HP20b - Wolf (RPL calc) in Sheep's (RPN Calc) Clothing?



#2

Gene sent me a message in response to
my earlier post. He pointed out that the 20B is more of an RPL machine than an RPN machine. For example, press 2 INPUT 3 INPUT + and you get 5, not 6 as on every previous HP calculator with a 4-level RPN stack. You guys that seem to have some idea as to how to reprogram this thing need to get busy!


#3

Nothing against the Wolf, the HP-42S is a Wolf, too, at least internally,

since it has a full-blown, but taylored RPL kernel, with an RPN UI.


#4

Hi, Raymond --

Quote:
...it has a full-blown, but taylored RPL kernel...

Ah, but that is the olde English spelling for the town clothes-cutter, whose German equivalent -- as someone formerly known as Hellstern knows -- is Schneider. The occupation and verb is "tailor" in the modern era.

Surnames based on occupations was a curious Anglo-Saxon custom. There certainly are a bunch of 'em in both languages.

-- KS


Edited: 20 July 2008, 12:24 a.m. after one or more responses were posted


#5

Quote:
Surnames based on occupations was certainly a curious Anglo-Saxon custom. There certainly are a bunch of 'em in both languages.

You find them also in Romance languages, not only in Germanic (and for sure not only in Anglo-Saxon). See e.g. the popular Portuguese surname Ferreira equalling Smith.

#6

I know a Ferreira who really is a smith!

#7

From a relative in Germany (one L. Broëger or Brögger -- I don't remember exactly) I heard that my family name is somehow derived from "broco(u)r" -- a tap used in the serving of beer or wine from wooden casks. (The server who used said device came to be known as the brocour, or 'middle-man' -- and eventually, "broker".)

Edited: 21 July 2008, 2:40 p.m.


#8

Hi again, Paul --

Quote:
From a relative in Germany (one L. Broëger or Brögger -- I don't remember exactly)

I am descended from a family named "Brugger" in the US.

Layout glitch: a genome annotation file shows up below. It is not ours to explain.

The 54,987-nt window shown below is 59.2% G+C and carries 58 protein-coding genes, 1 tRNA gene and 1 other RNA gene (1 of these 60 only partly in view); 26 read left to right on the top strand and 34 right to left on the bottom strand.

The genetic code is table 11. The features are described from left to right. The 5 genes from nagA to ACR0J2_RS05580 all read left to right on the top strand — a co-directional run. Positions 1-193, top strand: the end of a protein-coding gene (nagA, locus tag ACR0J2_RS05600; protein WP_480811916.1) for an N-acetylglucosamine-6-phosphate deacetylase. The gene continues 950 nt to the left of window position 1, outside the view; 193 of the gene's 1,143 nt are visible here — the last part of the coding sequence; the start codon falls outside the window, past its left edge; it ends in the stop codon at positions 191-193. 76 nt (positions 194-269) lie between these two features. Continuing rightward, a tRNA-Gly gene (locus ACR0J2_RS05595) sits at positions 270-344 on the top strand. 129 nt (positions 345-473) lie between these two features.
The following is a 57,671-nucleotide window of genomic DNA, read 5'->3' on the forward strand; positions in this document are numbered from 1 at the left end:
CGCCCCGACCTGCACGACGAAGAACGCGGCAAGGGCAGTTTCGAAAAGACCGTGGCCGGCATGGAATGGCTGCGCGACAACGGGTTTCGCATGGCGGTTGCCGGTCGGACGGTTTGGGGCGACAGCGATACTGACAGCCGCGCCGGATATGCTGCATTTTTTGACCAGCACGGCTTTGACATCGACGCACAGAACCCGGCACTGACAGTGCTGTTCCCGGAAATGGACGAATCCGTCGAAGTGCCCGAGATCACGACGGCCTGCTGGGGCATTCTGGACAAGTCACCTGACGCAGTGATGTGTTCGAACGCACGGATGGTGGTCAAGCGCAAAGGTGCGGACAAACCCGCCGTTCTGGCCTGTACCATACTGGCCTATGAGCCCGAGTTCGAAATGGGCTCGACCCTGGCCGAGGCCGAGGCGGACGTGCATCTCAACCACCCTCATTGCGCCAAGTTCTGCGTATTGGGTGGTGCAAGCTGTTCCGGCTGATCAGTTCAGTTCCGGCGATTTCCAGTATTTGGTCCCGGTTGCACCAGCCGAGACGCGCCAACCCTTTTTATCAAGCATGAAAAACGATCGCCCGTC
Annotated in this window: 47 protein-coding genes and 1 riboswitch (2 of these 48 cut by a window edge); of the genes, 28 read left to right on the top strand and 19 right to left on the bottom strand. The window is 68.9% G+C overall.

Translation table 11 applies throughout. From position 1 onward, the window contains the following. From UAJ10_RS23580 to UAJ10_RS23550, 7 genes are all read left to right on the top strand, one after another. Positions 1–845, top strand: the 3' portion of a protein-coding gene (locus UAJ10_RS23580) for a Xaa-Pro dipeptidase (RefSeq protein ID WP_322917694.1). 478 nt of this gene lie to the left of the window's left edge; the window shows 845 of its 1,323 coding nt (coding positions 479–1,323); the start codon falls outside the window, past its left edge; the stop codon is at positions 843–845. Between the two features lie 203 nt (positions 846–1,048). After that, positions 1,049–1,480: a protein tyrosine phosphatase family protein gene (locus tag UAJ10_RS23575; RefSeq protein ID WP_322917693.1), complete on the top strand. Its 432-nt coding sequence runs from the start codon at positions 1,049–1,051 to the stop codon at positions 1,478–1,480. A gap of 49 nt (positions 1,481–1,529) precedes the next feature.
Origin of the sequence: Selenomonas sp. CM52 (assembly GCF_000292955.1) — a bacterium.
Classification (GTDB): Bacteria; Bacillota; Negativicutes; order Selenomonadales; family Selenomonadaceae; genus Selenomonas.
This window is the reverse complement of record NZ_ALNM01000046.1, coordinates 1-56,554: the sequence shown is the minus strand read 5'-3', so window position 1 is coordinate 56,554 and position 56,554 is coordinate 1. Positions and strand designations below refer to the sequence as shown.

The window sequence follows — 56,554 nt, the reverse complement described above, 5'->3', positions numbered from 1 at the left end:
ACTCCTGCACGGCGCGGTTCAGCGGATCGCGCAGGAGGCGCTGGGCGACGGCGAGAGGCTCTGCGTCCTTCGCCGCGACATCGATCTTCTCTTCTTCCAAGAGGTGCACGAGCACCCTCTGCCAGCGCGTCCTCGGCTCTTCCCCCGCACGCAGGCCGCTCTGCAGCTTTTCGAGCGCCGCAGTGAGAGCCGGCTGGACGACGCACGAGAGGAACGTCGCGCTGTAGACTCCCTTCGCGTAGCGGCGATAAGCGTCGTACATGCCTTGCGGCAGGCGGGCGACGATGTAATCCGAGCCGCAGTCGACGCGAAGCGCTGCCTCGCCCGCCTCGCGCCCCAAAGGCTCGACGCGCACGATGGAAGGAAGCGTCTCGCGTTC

"ë" does not exist in modern German (and perhaps also not in archaic German), so "Brögger" seems more likely. That would also be spelled as Broegger, which might be pronounced in North America as "brew-ger".

Thanks for the etymology!

-- KS


#9

Quote:
family named "Brugger"...

"ë" does not exist in modern German...


Brugger may come from the Belgian city of Brugge (Dutch spelling)...

"ë" does exist in modern German to distinguish between "oe" which would be pronounced like "ö" (o umlaut) and "o-e" (oë) which would be pronounced ow-eh.

Regards,
George

Edited: 22 July 2008, 10:01 a.m.


#10

Quote:
"ë" does exist in modern German to distinguish between "oe" which would be pronounced like "ö" (o umlaut) and "o-e" (oë) which would be pronounced ow-eh.
IMO you're both right: "ë" is very very rare in modern German, AFAIK it's only used in imported words, like e.g. the French car company Citroën. This is pronounced like "Sittro'ann" for US-American tongues. If the trema would be missing, people not knowing its French origin will pronounce it like "Zitrun" with a "u" like in murder.

Best regards from Germany :)


#11

Thanks for all that.

This relative sent a scan of our family tree -- taken from a drawing on a page in the family bible. It went back to 1450 (the info looked a little sketchy back there), and showed a "Fritz" who had emigrated to America and had 8 children (he knew a few more details, but not much). That Fritz turned out to be my grandfather Frederick Joseph, and my father one of those eight.

I was able to fill in "Uncle Ludwig" on his U.S. relatives and he was very happy. I wish I could have met him -- his AOL account appears no longer active.

Thanks again!

#12

Strange. When I press 3, ENTER, 2, ENTER, + on my RPN calculators you add the X and Y registers - which is 2 - I get 4. What am I missing? I can't speak for the 20b, but I have a few RPN calculators.

X < > Y,

Richard

#13

Oops, I reversed the inputs and six is correct. The RPL "rules" are now being followed since Cyrille is an RPL person and not an RPN person. HP's machines are really messed up in this regard and it appears that the need for consistency is very low priority.

X < > Y,

Richard


#14

Hi, Richard --

Quote: